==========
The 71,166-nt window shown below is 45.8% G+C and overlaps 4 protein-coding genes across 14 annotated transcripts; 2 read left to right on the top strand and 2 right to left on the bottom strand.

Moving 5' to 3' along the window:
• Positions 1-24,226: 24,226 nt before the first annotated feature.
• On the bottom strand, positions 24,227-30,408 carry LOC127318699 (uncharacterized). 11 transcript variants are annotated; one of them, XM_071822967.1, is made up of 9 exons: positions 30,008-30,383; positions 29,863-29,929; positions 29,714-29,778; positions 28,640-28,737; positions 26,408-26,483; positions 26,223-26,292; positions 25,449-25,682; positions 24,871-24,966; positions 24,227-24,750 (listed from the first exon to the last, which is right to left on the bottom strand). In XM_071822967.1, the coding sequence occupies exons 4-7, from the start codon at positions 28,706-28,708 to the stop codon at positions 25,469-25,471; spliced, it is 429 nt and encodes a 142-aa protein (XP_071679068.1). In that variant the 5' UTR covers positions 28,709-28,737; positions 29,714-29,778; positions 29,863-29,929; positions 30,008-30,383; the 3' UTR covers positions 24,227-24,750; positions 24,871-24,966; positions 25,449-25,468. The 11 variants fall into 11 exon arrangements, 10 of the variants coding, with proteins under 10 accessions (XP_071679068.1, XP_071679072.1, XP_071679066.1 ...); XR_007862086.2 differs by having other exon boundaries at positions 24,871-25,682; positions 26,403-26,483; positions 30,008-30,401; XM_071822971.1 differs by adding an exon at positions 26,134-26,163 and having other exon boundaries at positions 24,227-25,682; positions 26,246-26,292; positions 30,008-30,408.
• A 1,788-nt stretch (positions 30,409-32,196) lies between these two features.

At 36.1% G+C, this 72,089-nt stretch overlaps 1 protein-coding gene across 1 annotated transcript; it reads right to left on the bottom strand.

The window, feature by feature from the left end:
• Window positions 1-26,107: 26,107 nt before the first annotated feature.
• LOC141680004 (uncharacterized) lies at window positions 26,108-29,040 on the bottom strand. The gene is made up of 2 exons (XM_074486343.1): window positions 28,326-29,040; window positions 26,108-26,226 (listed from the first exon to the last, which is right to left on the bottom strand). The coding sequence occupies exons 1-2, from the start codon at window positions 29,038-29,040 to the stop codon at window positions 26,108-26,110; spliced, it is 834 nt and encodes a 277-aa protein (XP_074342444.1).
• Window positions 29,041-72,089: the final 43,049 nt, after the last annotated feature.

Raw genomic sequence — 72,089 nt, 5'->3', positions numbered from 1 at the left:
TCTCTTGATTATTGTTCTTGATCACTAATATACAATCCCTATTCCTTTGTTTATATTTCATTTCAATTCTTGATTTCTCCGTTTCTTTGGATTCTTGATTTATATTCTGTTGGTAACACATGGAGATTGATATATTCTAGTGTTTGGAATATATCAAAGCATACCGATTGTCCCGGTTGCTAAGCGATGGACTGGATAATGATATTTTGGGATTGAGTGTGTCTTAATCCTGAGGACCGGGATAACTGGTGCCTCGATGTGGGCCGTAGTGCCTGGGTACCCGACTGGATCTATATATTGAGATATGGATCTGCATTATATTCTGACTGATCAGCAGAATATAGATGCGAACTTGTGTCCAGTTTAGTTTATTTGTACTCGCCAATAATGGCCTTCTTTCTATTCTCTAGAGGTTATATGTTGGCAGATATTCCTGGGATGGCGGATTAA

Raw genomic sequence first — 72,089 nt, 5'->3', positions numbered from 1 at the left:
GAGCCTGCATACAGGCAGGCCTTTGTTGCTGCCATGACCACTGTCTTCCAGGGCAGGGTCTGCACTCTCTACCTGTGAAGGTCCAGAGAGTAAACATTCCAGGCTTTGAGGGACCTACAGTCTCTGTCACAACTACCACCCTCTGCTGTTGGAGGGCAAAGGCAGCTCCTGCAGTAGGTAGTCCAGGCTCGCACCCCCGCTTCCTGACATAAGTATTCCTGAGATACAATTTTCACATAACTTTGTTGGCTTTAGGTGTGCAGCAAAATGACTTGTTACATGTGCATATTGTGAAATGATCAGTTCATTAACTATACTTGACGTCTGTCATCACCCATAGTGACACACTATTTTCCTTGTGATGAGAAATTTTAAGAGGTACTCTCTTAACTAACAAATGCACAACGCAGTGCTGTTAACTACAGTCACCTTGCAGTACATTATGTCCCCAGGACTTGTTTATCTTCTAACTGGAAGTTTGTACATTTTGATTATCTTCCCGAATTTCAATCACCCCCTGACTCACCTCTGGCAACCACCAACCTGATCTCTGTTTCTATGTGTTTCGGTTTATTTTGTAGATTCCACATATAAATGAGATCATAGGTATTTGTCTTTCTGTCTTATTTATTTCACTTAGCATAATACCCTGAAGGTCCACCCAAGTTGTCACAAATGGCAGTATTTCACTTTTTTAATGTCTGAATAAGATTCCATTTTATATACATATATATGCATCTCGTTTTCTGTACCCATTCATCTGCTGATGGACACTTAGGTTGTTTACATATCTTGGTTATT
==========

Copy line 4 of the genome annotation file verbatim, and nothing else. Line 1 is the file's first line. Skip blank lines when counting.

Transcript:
• On the bottom strand, positions 24,227-30,408 carry LOC127318699 (uncharacterized). 11 transcript variants are annotated; one of them, XM_071822967.1, is made up of 9 exons: positions 30,008-30,383; positions 29,863-29,929; positions 29,714-29,778; positions 28,640-28,737; positions 26,408-26,483; positions 26,223-26,292; positions 25,449-25,682; positions 24,871-24,966; positions 24,227-24,750 (listed from the first exon to the last, which is right to left on the bottom strand). In XM_071822967.1, the coding sequence occupies exons 4-7, from the start codon at positions 28,706-28,708 to the stop codon at positions 25,469-25,471; spliced, it is 429 nt and encodes a 142-aa protein (XP_071679068.1). In that variant the 5' UTR covers positions 28,709-28,737; positions 29,714-29,778; positions 29,863-29,929; positions 30,008-30,383; the 3' UTR covers positions 24,227-24,750; positions 24,871-24,966; positions 25,449-25,468. The 11 variants fall into 11 exon arrangements, 10 of the variants coding, with proteins under 10 accessions (XP_071679068.1, XP_071679072.1, XP_071679066.1 ...); XR_007862086.2 differs by having other exon boundaries at positions 24,871-25,682; positions 26,403-26,483; positions 30,008-30,401; XM_071822971.1 differs by adding an exon at positions 26,134-26,163 and having other exon boundaries at positions 24,227-25,682; positions 26,246-26,292; positions 30,008-30,408.